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left image: P. Hönle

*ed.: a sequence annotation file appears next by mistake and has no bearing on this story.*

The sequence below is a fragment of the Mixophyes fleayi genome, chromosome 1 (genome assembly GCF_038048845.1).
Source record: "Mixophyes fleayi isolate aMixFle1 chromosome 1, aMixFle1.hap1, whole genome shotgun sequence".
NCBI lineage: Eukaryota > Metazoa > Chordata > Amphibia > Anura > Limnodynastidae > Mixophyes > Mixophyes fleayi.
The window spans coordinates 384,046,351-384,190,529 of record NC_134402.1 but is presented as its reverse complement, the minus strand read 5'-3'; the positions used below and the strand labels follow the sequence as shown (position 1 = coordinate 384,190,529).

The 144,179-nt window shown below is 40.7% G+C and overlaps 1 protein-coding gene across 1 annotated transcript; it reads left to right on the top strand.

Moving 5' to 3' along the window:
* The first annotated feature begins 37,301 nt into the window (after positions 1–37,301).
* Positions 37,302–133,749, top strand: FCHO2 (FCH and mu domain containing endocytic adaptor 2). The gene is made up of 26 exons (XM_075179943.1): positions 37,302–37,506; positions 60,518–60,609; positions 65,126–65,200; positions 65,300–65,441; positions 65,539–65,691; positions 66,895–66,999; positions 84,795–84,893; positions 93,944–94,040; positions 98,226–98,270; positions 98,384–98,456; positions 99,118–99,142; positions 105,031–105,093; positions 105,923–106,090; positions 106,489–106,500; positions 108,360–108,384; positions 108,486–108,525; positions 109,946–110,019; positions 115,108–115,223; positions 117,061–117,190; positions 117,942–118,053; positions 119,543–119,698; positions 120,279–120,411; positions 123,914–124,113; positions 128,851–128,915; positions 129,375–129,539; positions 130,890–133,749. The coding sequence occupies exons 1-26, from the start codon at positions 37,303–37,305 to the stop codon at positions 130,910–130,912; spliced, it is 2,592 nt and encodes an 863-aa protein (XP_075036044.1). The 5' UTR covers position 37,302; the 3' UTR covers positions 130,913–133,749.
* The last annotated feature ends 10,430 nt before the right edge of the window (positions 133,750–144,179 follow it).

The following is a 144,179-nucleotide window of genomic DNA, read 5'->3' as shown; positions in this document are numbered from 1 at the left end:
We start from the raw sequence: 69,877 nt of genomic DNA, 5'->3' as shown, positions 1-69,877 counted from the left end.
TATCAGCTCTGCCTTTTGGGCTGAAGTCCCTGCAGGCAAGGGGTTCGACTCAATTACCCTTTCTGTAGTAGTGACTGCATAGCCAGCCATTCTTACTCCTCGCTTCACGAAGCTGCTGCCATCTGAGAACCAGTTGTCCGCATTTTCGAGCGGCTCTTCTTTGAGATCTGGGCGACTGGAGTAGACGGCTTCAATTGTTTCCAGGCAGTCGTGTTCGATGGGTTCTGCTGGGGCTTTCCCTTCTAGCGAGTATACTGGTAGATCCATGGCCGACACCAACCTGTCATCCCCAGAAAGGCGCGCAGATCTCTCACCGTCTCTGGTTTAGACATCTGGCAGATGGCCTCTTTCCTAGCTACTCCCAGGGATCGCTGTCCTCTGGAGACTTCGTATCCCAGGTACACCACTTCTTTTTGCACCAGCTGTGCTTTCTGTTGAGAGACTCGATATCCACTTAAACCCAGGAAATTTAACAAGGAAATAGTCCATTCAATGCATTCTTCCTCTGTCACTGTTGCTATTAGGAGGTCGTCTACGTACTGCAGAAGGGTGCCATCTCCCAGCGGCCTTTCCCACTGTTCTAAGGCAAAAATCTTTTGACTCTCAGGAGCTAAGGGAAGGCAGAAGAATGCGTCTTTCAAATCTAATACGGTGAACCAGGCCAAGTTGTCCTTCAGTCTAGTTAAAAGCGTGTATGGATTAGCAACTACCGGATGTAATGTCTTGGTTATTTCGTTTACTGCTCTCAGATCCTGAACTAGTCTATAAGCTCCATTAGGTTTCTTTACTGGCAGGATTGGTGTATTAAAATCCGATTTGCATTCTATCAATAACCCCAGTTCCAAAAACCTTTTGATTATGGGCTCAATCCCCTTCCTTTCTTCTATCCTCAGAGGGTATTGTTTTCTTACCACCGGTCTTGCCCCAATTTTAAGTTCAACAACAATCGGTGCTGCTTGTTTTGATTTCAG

The first study during my postdoctoral investigations in New York at the Kronauer Lab was about the diversity and life history of Vatesus beetles. Colleagues gave me a baby bodysuit as present for my newborn daughther - prominently decorated with a beautiful Vatesus specimen - what a great gift for a coleopterologist. Still have it - thanks friends. The studies on Vatesus at La Selva Biological Station, Costa Rica (see article here) uncovered some interestings aspects of the beetles' biology. Intensive community sampling, coupled with molecular and morphological species delineation, allowed me to detect cryptic species and to unveil a high degree of host specificity with strict host partitioning among sympatric Vatesus species . Further, matching of adults and larvae via DNA barcodes, plus surveys of female germline reproductive status, revealed that beyond the anatomical adaptations of adults, Eciton-associated Vatesus beetles have evolved sophisticated life history adaptations to synchronize with the cyclical phenology of host army ant colonies. Remarkably, I found that Vatesus reproduction and larval development are regulated such that eggs are laid, and early larval development is completed during the stationary phase of the host colony; larvae then disperse with nomadic host colonies by walking in emigration columns before pupating in soil. On eclosing, the new adults fly to locate new nests to parasitize.